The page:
FORD THINKS SMALLER, NOT SMALL | Says smaller cars, not minis and micros, are the ticket. North American drivers insist on minimum comfort, capacity, power, while seeking higher fuel efficiency. "Just so nobody freaks out, we won't look like Europe," Ford spokesman reassures analysts. MarketWatch reviewer raves about reborn Taurus, which turnaround CEO Alan Mulally over-ruled subordinates in greenlighting after failure of blobby second-generation Taurus of the 1990s.
ROAD TO COPENHAGEN | Obama will go to climate change summit, Harper to join him. PM until yesterday adamant about not going, since no firm agreement will be struck until next year. But changed his mind this morning, citing what spokesman described as "critical mass" of other world leaders who will attend. Obama will bring commitment to cut greenhouse gas emissions to 17% below 2005 levels by 2020. That's a big cheat on the 1990 baseline used by U.N. Also, Obama will duck out before the heads of state show up to collect his Nobel Peace Prize while he's in the neighbourhood.
ROBUST CANADIAN HOUSING | In stark contrast with U.S., housing supply is tight in Canada. Which means housing costs will rise here, since current low mortgage rates can't last forever, RBC warns in report. U.S. glut of housing inventory, after record housing bubble, will take years to wear off. But in Vancouver, Calgary, Toronto and Montreal supply is drying up, forcing price hikes and, one hopes, soon boosting new-home construction.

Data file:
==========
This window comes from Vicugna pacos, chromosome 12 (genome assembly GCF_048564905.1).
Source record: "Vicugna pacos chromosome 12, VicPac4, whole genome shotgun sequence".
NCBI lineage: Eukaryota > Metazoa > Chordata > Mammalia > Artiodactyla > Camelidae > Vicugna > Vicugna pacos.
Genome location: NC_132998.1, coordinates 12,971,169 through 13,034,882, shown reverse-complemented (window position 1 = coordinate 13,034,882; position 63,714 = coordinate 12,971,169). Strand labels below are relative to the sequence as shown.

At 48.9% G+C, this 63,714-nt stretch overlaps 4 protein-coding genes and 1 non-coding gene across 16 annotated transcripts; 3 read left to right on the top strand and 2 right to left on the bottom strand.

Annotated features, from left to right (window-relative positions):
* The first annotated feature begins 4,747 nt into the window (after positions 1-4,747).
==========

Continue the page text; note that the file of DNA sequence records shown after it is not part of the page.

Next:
GIFT CARDS ARE A GIFT TO ISSUERS | Watch for cards with dormancy and other fees. Over past two years, Americans bought $185.4 billion (U.S.) worth of gift cards, and $14.4 billion (U.S.) was left unused. Think twice about whether these things will get used by recipient. At best, they're interest-free money for the issuer until redeemed. At worst, many cards expire or issuers demand fees for postponed usage.
SELL MORE COOKIES? | 16 of Ontario's 33 Girl Guide camps are slated to close. Roughly half of the Guides' camps will be sold or leases given up, after GG Ontario ran a $1.3-million deficit last year just on camp operation. With membership declining, most of the camps have been struggling for years.
CRY YOURSELF A RIVER | Seven reasons why crying is good for you. It helps prevent dehydration of eyes, kills bacteria, removes toxins and can elevate your mood, among other things. I feel justified now in making An Affair To Remember a quarterly ritual.
QUOTE OF THE DAY | "If you want to kill any idea around the world today, get a committee working on it." -Charles Kettering, U.S. industrialist and philanthropist.
Courtesy The New Yorker, Nov. 23 edition.
Please consider joining me as an elf this holiday season by participating in the Toronto Star's Santa Claus Fund, a century-old Toronto tradition. The Star uses donations to assemble and distribute gift boxes to thousands of less-financially advantaged children throughout the GTA. Each box contains a book, clothing and a toy. You can read all about it, including first-hand accounts of Toronto families in need, at http://www.thestar.com/santaclausfund. I'm counting on your kindness to help put smiles on thousands of young faces this December 25th! Many thanks, David